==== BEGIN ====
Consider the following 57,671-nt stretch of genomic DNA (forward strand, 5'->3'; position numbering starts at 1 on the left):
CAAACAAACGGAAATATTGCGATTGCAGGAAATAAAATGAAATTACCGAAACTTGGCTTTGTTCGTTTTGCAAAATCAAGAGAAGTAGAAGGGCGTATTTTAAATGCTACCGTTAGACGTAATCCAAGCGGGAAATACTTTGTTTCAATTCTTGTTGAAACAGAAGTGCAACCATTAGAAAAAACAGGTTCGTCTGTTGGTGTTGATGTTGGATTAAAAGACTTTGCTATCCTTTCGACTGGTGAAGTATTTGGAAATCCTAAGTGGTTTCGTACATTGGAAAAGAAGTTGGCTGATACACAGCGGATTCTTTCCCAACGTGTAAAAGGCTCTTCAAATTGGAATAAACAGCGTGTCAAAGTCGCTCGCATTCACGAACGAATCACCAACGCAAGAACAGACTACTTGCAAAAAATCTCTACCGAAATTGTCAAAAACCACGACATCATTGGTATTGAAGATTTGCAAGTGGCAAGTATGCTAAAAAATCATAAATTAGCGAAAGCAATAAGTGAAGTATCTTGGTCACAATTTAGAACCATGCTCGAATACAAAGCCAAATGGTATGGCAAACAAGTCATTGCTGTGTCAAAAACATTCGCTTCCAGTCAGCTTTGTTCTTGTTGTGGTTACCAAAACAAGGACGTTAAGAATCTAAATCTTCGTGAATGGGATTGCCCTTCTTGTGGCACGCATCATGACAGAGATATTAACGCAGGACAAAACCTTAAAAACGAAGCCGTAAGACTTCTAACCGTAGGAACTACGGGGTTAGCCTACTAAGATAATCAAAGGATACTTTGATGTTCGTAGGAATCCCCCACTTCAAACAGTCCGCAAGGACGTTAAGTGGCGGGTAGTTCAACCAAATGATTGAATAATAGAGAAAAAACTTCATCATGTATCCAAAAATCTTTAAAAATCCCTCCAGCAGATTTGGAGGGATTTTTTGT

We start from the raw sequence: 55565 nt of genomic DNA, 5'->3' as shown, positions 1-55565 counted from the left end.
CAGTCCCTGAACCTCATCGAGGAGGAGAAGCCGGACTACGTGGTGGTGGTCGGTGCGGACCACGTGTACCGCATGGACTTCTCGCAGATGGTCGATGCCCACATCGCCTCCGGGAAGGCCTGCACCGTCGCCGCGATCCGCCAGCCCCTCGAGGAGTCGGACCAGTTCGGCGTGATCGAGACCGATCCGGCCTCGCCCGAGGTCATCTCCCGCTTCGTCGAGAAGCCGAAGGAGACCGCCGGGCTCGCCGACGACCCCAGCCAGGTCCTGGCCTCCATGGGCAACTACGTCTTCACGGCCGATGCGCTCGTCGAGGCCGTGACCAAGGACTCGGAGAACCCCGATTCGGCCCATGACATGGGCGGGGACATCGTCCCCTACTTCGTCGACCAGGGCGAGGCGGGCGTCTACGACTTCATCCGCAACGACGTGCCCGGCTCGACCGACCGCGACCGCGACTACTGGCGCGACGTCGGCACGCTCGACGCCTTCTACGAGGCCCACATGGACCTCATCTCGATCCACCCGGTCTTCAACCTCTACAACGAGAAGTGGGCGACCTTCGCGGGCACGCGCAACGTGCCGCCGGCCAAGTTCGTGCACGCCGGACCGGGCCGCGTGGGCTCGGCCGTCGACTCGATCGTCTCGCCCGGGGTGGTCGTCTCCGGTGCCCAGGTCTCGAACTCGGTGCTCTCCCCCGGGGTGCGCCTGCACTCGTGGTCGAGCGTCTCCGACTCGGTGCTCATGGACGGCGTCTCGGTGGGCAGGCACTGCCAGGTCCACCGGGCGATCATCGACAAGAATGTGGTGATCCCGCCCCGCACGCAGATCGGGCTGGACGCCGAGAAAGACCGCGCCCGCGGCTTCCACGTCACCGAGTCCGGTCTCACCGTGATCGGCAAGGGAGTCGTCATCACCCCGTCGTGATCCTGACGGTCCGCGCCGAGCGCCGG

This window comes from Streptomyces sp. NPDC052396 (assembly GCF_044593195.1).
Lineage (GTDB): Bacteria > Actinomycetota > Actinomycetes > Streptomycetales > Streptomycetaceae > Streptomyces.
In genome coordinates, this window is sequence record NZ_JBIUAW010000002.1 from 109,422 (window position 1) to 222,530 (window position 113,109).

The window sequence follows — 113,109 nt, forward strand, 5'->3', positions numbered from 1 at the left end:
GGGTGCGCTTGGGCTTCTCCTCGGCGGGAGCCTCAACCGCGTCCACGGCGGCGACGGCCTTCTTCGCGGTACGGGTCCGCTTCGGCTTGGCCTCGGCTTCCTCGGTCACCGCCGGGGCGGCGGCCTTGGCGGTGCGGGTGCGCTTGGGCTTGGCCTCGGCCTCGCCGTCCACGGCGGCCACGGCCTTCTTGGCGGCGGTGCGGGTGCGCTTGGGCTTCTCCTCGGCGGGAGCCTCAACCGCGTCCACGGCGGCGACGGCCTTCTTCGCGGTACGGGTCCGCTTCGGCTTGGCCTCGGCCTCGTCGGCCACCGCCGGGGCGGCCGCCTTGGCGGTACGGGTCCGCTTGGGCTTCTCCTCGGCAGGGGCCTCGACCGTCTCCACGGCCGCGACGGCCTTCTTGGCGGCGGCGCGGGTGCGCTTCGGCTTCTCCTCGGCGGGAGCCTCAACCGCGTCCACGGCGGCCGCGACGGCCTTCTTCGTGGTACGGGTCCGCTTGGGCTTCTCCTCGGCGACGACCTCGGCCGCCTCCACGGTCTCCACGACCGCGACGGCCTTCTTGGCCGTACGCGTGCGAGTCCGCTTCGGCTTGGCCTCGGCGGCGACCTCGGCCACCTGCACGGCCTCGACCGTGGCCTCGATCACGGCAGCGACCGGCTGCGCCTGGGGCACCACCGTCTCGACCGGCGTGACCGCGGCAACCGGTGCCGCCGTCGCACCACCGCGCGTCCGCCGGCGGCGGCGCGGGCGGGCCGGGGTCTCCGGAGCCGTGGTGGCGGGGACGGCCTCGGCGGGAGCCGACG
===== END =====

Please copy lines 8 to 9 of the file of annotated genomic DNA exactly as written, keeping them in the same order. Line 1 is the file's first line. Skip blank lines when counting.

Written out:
The window sequence follows — 113,109 nt, forward strand, 5'->3', positions numbered from 1 at the left end:
GGGTGCGCTTGGGCTTCTCCTCGGCGGGAGCCTCAACCGCGTCCACGGCGGCGACGGCCTTCTTCGCGGTACGGGTCCGCTTCGGCTTGGCCTCGGCTTCCTCGGTCACCGCCGGGGCGGCGGCCTTGGCGGTGCGGGTGCGCTTGGGCTTGGCCTCGGCCTCGCCGTCCACGGCGGCCACGGCCTTCTTGGCGGCGGTGCGGGTGCGCTTGGGCTTCTCCTCGGCGGGAGCCTCAACCGCGTCCACGGCGGCGACGGCCTTCTTCGCGGTACGGGTCCGCTTCGGCTTGGCCTCGGCCTCGTCGGCCACCGCCGGGGCGGCCGCCTTGGCGGTACGGGTCCGCTTGGGCTTCTCCTCGGCAGGGGCCTCGACCGTCTCCACGGCCGCGACGGCCTTCTTGGCGGCGGCGCGGGTGCGCTTCGGCTTCTCCTCGGCGGGAGCCTCAACCGCGTCCACGGCGGCCGCGACGGCCTTCTTCGTGGTACGGGTCCGCTTGGGCTTCTCCTCGGCGACGACCTCGGCCGCCTCCACGGTCTCCACGACCGCGACGGCCTTCTTGGCCGTACGCGTGCGAGTCCGCTTCGGCTTGGCCTCGGCGGCGACCTCGGCCACCTGCACGGCCTCGACCGTGGCCTCGATCACGGCAGCGACCGGCTGCGCCTGGGGCACCACCGTCTCGACCGGCGTGACCGCGGCAACCGGTGCCGCCGTCGCACCACCGCGCGTCCGCCGGCGGCGGCGCGGGCGGGCCGGGGTCTCCGGAGCCGTGGTGGCGGGGACGGCCTCGGCGGGAGCCGACG